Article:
Characterisation of the model SPM

In natural waters, the particle size of SPM ranges from 0.003 to >25 μm as reported by Ran et al. [4]. The laser diffraction technique showed the presence of particles in the range from 0.5 to 12.5 μm (Fig. 2) although smaller particles are also present as measured by FFF-MALS/UV. Obviously water systems have different SPM loads and characteristics but for the purpose of this study the chosen approach was deemed to be appropriate. Similarly, it is recognised that most of the model SPM would precipitate in a static system (i.e. a glass bottle with water standing still). Therefore, it is essential that the bottles were vigorously shaken before analysis for quantitative recoveries. No subsampling is possible since all water and added SPM must be analysed per bottle.
Fig. 2

Particle size analysis (PSA) in the starting soil and sediment materials (blue) and the corresponding processed model SPMs (red) for PAHs (a), PBDEs (b) and TBT (c)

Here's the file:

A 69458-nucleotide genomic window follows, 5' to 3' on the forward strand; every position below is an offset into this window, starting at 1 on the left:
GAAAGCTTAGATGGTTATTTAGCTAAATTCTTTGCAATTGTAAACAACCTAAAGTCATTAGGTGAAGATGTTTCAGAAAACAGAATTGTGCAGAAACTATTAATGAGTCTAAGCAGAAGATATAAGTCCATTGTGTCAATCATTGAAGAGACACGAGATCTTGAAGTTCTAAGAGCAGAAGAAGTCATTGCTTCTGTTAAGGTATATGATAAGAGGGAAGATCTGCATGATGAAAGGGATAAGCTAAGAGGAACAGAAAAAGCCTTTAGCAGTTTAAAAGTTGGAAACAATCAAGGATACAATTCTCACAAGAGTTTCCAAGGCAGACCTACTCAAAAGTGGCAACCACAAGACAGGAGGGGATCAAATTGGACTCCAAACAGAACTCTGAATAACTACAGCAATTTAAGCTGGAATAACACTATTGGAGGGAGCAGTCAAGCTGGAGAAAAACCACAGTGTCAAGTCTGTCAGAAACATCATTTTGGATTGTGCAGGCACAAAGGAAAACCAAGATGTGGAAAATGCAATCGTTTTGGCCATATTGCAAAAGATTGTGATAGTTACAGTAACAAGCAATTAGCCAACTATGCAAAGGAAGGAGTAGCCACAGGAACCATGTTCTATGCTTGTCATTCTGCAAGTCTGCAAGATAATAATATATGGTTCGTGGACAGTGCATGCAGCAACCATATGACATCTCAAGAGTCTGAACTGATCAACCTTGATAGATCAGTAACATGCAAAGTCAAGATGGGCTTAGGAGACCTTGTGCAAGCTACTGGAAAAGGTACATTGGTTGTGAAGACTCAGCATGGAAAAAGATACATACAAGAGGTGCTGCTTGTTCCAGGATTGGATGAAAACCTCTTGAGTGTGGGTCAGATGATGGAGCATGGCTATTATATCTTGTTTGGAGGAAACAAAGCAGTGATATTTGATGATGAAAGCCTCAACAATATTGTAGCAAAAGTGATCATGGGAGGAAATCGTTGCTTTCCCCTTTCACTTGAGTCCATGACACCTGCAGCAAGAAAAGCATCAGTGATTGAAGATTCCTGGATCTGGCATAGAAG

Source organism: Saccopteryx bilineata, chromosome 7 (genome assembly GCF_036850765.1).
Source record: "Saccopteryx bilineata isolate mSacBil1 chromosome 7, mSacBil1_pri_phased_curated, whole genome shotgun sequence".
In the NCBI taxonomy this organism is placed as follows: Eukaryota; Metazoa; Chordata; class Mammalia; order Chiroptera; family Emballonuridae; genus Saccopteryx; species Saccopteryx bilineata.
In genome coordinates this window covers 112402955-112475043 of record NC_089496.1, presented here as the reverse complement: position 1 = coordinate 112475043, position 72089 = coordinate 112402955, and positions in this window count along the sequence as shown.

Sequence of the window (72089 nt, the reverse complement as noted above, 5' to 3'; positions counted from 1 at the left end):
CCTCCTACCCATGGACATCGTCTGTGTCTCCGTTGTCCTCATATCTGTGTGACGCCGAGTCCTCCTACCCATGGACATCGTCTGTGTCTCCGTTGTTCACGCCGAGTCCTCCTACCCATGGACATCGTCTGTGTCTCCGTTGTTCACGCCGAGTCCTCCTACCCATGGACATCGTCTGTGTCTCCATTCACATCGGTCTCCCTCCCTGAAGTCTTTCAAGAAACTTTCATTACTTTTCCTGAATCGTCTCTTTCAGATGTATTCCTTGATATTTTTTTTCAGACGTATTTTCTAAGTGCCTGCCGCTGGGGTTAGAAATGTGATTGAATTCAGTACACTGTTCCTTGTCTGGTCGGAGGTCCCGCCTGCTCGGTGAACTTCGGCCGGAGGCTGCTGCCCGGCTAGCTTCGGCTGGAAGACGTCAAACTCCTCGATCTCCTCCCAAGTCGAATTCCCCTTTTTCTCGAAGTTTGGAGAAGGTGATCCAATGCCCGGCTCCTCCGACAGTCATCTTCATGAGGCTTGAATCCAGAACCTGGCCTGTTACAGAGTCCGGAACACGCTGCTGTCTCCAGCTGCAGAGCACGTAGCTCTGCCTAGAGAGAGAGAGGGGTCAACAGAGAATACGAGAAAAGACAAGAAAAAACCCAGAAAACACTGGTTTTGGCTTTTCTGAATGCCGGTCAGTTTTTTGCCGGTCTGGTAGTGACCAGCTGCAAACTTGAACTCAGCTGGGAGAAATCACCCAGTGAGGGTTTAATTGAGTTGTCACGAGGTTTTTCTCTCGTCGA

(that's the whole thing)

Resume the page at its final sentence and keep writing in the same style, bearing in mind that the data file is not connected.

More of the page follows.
Several properties of the model SPM were measured to better understand their behaviour when preparing slurries (Table 3). The TBT SPM is rich in organic material (33 % of organic matter (OM) content) while the PBDE SPM is poor in organic matter (1.4 % of OM). This variability can be explained due to their contamination history or influence of effluents of anthropogenic origin [33]. It was also observed that in the prepared model SPMs, the water content was related with the organic matter amount, the higher the OM concentration the higher the water content. A similar correlation has previously been observed for these two parameters in previous studies [34].

Substantial efforts were also made to carefully characterise all model SPMs with respect to the target analytes after jet milling (Table 3). For each model SPM, several individual data sets were obtained which agreed well with the certified value and/or between data sets.